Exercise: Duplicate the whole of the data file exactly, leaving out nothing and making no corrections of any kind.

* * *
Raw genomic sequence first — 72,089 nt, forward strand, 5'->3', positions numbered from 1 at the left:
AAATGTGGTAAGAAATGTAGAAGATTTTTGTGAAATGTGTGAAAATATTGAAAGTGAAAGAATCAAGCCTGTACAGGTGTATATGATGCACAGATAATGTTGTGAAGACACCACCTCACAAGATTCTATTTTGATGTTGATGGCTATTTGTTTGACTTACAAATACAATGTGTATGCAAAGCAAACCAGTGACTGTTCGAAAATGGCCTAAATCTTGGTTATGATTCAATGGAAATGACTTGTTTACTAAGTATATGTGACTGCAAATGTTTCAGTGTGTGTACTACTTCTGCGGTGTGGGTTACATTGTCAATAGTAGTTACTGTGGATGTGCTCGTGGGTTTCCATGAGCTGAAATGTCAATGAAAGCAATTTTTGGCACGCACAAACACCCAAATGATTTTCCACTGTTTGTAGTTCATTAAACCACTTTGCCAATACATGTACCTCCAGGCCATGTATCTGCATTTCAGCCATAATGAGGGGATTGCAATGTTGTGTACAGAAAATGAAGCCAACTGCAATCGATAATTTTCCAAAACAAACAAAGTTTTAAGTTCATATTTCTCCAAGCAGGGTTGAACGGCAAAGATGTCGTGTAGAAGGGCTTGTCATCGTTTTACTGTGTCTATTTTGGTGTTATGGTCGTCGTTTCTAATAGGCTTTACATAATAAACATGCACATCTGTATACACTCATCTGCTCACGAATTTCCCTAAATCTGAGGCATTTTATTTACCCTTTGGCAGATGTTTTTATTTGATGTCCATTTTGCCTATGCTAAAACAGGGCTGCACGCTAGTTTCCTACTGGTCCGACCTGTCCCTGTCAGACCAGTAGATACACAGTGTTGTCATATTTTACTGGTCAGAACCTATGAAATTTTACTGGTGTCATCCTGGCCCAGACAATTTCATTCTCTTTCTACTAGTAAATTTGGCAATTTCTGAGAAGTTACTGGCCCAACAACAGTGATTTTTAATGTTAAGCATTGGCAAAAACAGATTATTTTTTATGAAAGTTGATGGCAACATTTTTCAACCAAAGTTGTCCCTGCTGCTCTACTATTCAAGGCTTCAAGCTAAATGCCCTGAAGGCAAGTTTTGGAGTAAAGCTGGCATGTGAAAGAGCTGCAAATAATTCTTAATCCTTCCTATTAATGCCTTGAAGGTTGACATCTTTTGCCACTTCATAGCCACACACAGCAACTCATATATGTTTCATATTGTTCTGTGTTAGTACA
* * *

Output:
Raw genomic sequence first — 72,089 nt, forward strand, 5'->3', positions numbered from 1 at the left:
AAATGTGGTAAGAAATGTAGAAGATTTTTGTGAAATGTGTGAAAATATTGAAAGTGAAAGAATCAAGCCTGTACAGGTGTATATGATGCACAGATAATGTTGTGAAGACACCACCTCACAAGATTCTATTTTGATGTTGATGGCTATTTGTTTGACTTACAAATACAATGTGTATGCAAAGCAAACCAGTGACTGTTCGAAAATGGCCTAAATCTTGGTTATGATTCAATGGAAATGACTTGTTTACTAAGTATATGTGACTGCAAATGTTTCAGTGTGTGTACTACTTCTGCGGTGTGGGTTACATTGTCAATAGTAGTTACTGTGGATGTGCTCGTGGGTTTCCATGAGCTGAAATGTCAATGAAAGCAATTTTTGGCACGCACAAACACCCAAATGATTTTCCACTGTTTGTAGTTCATTAAACCACTTTGCCAATACATGTACCTCCAGGCCATGTATCTGCATTTCAGCCATAATGAGGGGATTGCAATGTTGTGTACAGAAAATGAAGCCAACTGCAATCGATAATTTTCCAAAACAAACAAAGTTTTAAGTTCATATTTCTCCAAGCAGGGTTGAACGGCAAAGATGTCGTGTAGAAGGGCTTGTCATCGTTTTACTGTGTCTATTTTGGTGTTATGGTCGTCGTTTCTAATAGGCTTTACATAATAAACATGCACATCTGTATACACTCATCTGCTCACGAATTTCCCTAAATCTGAGGCATTTTATTTACCCTTTGGCAGATGTTTTTATTTGATGTCCATTTTGCCTATGCTAAAACAGGGCTGCACGCTAGTTTCCTACTGGTCCGACCTGTCCCTGTCAGACCAGTAGATACACAGTGTTGTCATATTTTACTGGTCAGAACCTATGAAATTTTACTGGTGTCATCCTGGCCCAGACAATTTCATTCTCTTTCTACTAGTAAATTTGGCAATTTCTGAGAAGTTACTGGCCCAACAACAGTGATTTTTAATGTTAAGCATTGGCAAAAACAGATTATTTTTTATGAAAGTTGATGGCAACATTTTTCAACCAAAGTTGTCCCTGCTGCTCTACTATTCAAGGCTTCAAGCTAAATGCCCTGAAGGCAAGTTTTGGAGTAAAGCTGGCATGTGAAAGAGCTGCAAATAATTCTTAATCCTTCCTATTAATGCCTTGAAGGTTGACATCTTTTGCCACTTCATAGCCACACACAGCAACTCATATATGTTTCATATTGTTCTGTGTTAGTACA